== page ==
Facebook Live is a go-to for any realtor who wants to reach a large audience easily. Because the majority of people are already on Facebook, it’s great for connecting with a larger audience. However, with Facebook, it’s not as easy to capture lead information—which is crucial for eventually closing a deal.
Putting this sign-up page before an open house event can help you weed out serious buyers from those who might just be casually seeing what’s out there. When you have a way to contact them and you know that they’re interested in the property, you can send them more targeted follow-ups and content.
RingCentral Video’s in-meeting chat feature also makes it easier to connect. Facebook Live can have a bit of a lag, so you might not see a comment come in while you’re still walking through the home, meaning an important question could go unanswered.
2. Stay connected with your core team
Let’s be honest—you can’t do everything alone.
From gathering your resources to maintaining your listings and answering questions from buyers and sellers, you have a lot on your plate. And then there are the things you can’t do yourself—like inspecting homes or writing up legal documents.
The people that do those additional tasks for you make the home buying process as smooth as possible for your clients. In a time like this where there is a lot of uncertainty, you need to depend on them.
Take a look at who you would consider your “core team.” This might include assistants, other agents within your company, or external inspectors or lawyers you’ve been working with for years. Make a list of all the people that go into completing a home sale, from start to finish.
Now, take a look at each individual. Can you depend on them? Are they able to perform their job remotely? Do they still contribute value to your work?
If the answer is no, it’s time to find their replacement. If you can’t provide them with additional support to bring their work up to par, you need to let them go and find someone who is able to help you through these challenging times.
If the answer is yes, create a communication schedule to ensure you stay in touch.
Depending on how important they are to your workflow, you might need to reconnect every couple of days (or even once a day). For example, it might make sense to do a quick phone call every morning with your assistant. An inspector, on the other hand, probably only needs to be checked in on once a month or every couple of weeks.
Use a communication platform like RingCentral to make communication easy.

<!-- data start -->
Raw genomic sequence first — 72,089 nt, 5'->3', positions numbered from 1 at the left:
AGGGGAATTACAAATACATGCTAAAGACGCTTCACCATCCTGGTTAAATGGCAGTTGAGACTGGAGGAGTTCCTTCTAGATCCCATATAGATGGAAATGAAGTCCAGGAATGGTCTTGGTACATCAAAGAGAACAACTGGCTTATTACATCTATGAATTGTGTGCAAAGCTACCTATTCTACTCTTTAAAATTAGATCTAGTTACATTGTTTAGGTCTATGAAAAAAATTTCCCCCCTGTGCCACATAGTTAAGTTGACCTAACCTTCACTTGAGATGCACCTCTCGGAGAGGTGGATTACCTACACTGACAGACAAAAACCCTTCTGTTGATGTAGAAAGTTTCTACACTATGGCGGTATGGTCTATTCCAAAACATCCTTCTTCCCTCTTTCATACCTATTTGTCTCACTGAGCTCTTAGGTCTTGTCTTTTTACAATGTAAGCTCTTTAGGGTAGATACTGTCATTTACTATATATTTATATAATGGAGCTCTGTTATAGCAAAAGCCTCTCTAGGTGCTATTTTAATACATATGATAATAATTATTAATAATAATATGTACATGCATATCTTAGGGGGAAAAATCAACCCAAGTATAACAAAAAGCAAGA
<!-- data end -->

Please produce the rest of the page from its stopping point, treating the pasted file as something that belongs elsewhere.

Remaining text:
For those recurring meetings, opt for a video call. It’s good to see the other person’s face every once in a while, especially if you have larger projects to walk through. You can even share your screen in RingCentral Video to show off new videos, listings, or photos:
3. Make your listings stronger
Now more than ever, your listings need to be strong. With potential buyers unable to visit homes safely, listings need to do more than just peak their interest—they might even need to sell.
Traditionally, a listing is just the first stop for a potential buyer. It’s a brief overview of what the home has to offer, the price, number of bedrooms and bathrooms, and location. If a potential buyer is interested in what’s available, they connect for an in-person showing.
With the option of those in-person viewings out the window for the foreseeable future, listings need to grab—and hold—a potential buyer’s attention. That means they need to be more than just the “brief overview” that you might have been used to creating pre-coronavirus.
When you’re just looking at pictures of a home—especially one without a family living in it—it’s hard to know what furniture might fit, what a room might be used for, or what it might actually be like to live there. To help close that gap, here are some ways you can improve your listings to make a stronger impact:
- Take more (and better) photos. Photos are the best way to show off a listed home. But if you’re only featuring 10 photos of a four-bedroom home, you’re not giving potential buyers a real idea of what is available.
Lots of photos—of every closet, corner, and nook—can start to give your audience the full picture (no pun intended). Take shots from different corners of the room or perspectives, and draw up a layout view of the home so potential buyers can understand the flow.
- Create video content. What’s better than pictures? Videos! Creating and hosting video tours on the listings page can oftentimes be easier to produce and give a better overall perspective of the layout of the home.
Create a video of the full house, or go on a room-by-room basis. When creating videos, be sure to show the small details as well. Don’t skip over closets or cupboards!
- Be descriptive. Listing descriptions can be rather formulaic—how many bedrooms, bathrooms, square footage, etc. But while this does a great job of getting to the basics, your audience will want to know more about the home than just the amount of space.
Include some more detailed information in your listings. When were renovations done? How old is the HVAC system? What considerations should buyers have before contacting you? This helps potential buyers get the information they need early on—preventing either of you from wasting time.